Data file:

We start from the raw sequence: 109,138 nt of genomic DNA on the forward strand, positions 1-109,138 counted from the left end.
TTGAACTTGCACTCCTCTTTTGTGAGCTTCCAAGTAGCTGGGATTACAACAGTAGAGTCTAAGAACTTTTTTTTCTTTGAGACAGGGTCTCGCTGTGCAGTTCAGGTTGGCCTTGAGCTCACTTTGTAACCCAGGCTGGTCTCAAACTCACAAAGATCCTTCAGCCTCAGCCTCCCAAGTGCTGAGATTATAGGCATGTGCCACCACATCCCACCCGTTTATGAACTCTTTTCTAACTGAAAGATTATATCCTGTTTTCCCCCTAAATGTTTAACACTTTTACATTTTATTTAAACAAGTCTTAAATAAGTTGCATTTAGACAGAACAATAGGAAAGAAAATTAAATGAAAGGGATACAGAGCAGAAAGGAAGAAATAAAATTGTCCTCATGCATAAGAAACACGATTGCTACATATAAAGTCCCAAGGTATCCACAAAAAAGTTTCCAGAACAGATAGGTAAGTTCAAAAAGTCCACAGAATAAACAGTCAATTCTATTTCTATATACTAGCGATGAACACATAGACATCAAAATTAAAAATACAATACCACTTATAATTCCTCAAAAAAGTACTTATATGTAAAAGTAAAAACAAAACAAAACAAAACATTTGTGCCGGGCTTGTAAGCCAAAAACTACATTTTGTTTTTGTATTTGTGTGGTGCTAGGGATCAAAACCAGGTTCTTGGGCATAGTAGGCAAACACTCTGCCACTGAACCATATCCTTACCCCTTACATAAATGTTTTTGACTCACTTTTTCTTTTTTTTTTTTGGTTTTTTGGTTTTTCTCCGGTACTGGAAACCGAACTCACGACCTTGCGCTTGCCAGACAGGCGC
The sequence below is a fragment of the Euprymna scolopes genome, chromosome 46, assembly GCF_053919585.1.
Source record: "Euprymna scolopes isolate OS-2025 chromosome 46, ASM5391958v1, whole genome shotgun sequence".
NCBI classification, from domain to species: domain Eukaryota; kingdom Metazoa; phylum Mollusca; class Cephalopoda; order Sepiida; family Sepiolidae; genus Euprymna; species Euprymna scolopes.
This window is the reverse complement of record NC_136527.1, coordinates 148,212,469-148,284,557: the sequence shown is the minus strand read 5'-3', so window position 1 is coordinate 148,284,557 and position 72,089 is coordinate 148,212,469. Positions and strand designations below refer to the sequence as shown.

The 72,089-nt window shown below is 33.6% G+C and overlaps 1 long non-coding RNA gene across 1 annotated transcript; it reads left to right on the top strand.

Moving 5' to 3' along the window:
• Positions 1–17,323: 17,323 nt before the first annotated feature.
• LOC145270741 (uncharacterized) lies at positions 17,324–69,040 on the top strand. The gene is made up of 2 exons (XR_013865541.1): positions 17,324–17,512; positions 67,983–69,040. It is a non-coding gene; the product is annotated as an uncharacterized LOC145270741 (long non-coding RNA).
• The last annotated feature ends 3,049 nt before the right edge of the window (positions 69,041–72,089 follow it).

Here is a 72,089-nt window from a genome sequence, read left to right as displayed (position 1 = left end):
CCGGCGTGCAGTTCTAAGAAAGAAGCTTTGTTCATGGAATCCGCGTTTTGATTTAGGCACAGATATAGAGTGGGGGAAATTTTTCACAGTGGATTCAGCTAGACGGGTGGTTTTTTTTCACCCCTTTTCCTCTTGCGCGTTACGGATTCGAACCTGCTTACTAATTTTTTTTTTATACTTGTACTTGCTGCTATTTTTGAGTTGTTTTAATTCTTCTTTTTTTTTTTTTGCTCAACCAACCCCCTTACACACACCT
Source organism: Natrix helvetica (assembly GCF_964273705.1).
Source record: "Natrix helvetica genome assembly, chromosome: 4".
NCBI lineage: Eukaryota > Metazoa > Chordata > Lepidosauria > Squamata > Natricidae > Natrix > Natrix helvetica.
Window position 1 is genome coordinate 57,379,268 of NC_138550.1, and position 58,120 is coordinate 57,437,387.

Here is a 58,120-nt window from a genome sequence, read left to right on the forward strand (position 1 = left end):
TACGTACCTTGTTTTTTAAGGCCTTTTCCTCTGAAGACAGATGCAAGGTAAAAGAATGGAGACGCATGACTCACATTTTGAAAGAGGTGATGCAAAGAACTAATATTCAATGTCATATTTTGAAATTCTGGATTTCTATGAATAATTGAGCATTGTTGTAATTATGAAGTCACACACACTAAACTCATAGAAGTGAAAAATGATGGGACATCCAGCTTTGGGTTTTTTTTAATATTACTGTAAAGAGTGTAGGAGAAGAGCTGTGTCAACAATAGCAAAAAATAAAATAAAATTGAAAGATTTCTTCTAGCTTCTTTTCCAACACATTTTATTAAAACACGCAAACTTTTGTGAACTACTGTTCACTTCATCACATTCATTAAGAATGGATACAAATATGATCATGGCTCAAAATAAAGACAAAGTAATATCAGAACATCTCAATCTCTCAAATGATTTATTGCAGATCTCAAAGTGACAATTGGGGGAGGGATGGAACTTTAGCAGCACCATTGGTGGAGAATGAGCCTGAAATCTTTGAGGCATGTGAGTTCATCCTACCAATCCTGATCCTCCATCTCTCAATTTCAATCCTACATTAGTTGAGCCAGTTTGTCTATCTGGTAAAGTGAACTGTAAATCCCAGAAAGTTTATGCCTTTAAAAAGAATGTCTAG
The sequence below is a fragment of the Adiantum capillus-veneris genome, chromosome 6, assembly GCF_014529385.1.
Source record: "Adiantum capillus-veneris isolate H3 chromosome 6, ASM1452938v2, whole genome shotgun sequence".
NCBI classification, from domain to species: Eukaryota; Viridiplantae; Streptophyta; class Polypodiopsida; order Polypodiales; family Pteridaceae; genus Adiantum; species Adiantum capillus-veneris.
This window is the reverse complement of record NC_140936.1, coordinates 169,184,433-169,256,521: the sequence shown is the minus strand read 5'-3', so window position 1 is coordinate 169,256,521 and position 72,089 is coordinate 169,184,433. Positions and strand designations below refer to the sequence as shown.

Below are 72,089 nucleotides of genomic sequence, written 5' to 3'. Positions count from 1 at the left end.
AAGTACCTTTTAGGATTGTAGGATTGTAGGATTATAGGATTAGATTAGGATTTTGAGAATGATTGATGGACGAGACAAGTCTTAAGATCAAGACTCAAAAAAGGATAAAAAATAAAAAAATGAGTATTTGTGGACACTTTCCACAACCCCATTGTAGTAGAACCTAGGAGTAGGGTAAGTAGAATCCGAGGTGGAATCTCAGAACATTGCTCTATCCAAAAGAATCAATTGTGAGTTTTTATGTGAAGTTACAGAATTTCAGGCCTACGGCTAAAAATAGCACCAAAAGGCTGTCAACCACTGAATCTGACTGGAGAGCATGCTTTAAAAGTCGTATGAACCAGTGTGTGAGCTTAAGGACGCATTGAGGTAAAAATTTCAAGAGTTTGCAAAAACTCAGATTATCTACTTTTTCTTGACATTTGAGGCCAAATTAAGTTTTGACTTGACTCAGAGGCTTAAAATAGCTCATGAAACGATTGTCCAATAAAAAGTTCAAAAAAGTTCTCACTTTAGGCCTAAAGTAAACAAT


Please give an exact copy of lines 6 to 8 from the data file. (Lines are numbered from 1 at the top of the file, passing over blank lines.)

This window is the reverse complement of record NC_136527.1, coordinates 148,212,469-148,284,557: the sequence shown is the minus strand read 5'-3', so window position 1 is coordinate 148,284,557 and position 72,089 is coordinate 148,212,469. Positions and strand designations below refer to the sequence as shown.

The 72,089-nt window shown below is 33.6% G+C and overlaps 1 long non-coding RNA gene across 1 annotated transcript; it reads left to right on the top strand.

Moving 5' to 3' along the window: